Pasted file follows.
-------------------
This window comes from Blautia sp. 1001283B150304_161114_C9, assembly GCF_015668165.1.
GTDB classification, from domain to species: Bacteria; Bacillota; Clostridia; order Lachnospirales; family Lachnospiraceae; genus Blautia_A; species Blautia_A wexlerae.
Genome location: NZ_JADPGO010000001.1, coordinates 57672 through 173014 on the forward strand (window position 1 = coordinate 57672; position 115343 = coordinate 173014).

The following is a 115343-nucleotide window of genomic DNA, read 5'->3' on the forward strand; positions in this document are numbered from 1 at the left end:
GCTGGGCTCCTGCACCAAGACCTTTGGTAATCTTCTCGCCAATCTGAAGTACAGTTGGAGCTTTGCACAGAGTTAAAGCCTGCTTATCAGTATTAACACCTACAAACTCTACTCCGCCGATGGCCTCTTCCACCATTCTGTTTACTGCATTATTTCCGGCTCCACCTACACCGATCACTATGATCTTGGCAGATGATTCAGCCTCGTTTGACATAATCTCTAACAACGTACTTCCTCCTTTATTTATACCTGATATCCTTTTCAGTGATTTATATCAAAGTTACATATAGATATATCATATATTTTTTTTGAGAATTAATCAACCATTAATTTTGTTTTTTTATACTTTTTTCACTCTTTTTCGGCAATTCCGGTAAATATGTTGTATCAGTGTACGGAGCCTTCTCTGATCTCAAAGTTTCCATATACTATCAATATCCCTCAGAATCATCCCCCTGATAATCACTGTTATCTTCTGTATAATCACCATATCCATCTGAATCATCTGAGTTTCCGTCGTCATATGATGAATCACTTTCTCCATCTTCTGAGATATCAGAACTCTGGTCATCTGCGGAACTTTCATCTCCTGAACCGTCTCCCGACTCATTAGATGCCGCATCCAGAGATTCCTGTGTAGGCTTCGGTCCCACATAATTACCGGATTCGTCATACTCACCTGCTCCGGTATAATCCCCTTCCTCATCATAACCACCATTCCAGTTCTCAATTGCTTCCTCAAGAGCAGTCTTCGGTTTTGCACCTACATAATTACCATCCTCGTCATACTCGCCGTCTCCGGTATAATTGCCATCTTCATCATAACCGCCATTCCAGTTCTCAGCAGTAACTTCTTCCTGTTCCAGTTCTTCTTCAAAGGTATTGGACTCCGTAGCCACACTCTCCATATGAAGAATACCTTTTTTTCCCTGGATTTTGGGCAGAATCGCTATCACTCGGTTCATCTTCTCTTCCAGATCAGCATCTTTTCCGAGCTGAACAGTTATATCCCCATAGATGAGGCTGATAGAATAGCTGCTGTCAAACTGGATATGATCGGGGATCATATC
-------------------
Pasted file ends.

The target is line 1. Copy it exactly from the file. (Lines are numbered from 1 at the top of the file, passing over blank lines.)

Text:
This window comes from Blautia sp. 1001283B150304_161114_C9, assembly GCF_015668165.1.